Glossary of terms
In many of our pages, we talk about conducted emissions and radiated emissions. What do we mean?
Conducted Emissions is a term for radio frequency current that flows on one or more conductors connected to an electric circuit, or alternatively, radio frequency voltage between conductors connected to an electric circuit. Generally, conducted emissions voltage is specified as the voltage that develops when conducted emissions current encounters a 50 ohm impedance.
Why 50 ohms? Most test equipment used in performing radio frequency EMI measurements has an input impedance of 50 ohms.
For the purposes of EMI analysis, conducted emissions are generally of interest over the frequency range 150kHz to 30MHz, because this is the frequency range over which most regulatory agencies specify conducted emissions limits.
Radiated Emissions refers to the unintentional release of electromagnetic energy from an electronic device or apparatus. Any electronic device may generate Electromagnetic fields that unintentionally propagate away from the device’s structure. In general, radiated emissions are usually associated with non-intentional radiators, but intentional radiators can also have unwanted emissions at frequencies outside their intended transmission frequency band.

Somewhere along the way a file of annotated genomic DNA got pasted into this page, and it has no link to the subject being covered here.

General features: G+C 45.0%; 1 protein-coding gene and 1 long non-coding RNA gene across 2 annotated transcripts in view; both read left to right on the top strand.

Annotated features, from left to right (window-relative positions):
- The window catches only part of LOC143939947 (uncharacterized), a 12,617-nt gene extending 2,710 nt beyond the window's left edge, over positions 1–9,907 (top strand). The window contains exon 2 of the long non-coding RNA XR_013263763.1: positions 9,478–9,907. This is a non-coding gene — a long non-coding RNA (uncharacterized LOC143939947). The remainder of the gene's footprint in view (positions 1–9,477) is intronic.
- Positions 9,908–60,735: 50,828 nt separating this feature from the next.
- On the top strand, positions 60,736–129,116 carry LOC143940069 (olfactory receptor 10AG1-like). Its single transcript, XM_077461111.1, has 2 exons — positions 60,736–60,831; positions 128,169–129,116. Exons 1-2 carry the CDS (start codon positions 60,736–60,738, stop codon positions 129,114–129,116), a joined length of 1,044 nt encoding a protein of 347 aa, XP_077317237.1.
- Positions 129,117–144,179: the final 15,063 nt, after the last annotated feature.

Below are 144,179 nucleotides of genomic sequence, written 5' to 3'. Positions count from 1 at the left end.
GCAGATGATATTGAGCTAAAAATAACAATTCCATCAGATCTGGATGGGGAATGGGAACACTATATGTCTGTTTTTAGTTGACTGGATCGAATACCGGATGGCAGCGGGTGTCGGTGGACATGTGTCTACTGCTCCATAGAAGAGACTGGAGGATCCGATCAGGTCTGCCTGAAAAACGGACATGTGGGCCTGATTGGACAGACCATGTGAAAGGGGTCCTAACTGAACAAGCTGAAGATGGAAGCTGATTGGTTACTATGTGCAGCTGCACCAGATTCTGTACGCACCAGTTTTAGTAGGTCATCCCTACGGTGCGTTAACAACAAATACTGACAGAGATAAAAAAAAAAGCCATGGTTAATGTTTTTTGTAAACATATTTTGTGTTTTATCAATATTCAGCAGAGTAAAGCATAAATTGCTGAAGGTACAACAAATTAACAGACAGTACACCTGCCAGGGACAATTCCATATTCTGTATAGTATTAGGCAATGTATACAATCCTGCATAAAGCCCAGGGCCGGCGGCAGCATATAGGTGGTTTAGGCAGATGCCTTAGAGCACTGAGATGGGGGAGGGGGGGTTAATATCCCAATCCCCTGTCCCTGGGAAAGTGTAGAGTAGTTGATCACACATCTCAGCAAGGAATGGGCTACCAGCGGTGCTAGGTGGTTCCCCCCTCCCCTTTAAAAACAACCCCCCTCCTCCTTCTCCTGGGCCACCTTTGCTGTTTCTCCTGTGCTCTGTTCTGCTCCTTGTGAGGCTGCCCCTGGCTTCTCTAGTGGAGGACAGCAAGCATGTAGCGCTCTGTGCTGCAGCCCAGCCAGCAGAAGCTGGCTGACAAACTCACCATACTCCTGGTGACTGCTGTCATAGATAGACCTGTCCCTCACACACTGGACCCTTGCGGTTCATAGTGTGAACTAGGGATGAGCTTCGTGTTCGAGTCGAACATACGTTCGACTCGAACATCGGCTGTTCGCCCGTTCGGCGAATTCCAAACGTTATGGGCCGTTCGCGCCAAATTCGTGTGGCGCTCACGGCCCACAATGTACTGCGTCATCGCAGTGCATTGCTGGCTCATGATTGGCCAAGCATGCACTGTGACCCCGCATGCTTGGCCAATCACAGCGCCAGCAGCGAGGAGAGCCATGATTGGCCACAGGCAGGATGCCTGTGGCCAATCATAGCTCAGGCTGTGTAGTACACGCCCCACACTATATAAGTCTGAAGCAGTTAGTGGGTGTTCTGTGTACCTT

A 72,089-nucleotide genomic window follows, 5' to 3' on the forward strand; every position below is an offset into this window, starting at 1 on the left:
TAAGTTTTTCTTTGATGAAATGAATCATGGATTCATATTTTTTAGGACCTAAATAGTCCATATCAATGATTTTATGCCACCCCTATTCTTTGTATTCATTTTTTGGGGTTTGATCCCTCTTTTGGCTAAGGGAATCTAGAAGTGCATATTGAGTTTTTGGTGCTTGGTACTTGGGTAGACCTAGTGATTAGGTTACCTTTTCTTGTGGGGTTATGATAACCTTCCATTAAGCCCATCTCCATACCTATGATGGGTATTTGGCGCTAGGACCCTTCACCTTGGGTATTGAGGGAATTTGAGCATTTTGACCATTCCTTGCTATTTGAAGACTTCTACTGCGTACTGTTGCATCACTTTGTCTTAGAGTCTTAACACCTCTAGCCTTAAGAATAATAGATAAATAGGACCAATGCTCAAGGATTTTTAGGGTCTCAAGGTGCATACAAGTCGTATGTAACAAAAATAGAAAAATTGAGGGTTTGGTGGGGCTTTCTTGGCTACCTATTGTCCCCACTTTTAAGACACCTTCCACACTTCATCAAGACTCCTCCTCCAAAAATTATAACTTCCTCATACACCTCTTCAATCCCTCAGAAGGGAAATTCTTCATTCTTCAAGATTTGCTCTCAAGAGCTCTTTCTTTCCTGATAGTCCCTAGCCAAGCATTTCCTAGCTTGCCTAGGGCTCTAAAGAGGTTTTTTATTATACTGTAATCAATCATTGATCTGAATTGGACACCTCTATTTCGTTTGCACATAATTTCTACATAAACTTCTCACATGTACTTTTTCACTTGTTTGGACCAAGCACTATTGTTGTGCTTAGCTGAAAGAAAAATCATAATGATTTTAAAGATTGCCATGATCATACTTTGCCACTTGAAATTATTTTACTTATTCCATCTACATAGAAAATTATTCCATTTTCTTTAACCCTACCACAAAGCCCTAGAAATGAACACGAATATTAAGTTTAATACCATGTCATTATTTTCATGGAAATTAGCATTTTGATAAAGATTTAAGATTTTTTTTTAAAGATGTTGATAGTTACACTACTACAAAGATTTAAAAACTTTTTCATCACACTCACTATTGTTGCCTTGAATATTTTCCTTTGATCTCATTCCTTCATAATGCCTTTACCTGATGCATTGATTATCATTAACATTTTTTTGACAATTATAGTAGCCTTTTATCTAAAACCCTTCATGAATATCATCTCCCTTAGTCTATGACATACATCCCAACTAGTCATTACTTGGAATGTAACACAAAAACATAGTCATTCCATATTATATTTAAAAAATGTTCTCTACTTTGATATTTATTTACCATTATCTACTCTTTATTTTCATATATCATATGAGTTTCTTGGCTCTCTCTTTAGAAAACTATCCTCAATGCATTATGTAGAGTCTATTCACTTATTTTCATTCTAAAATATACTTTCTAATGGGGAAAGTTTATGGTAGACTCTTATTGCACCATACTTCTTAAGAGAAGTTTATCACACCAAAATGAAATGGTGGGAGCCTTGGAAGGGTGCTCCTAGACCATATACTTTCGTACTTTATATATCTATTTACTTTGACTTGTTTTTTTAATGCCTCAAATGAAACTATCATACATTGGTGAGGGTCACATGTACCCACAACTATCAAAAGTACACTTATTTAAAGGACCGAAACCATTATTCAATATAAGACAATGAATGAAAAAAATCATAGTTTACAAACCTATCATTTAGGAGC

The allowable radiated emissions from electronic devices and apparatus are regulated by various organisations and agencies. Electronic devices that have significant amounts of radiated emissions may interfere with their normal operation or the normal operation of other devices in close proximity. For these reasons, it is important to understand the concepts behind the origins of radiated emissions so that fundamental design techniques can be used to minimise the emissions.
Acronyms and abbreviations
|dB||Decibels - a logarithmic unit of measurement|
|dBm||Decibel relative to 1 milli Watt|
|dBuV||Decibel relative to 1 micro Volt|
|LED||Light Emitting Diode|
|CFL||Compact Fluorescent Lamp|
|REIN||Repetitive Electrical Impulse Noise|
|RFI||Radio Frequency Interference|
|SMPS||Switched Mode Power Supply|
Page updated: 14th February 2014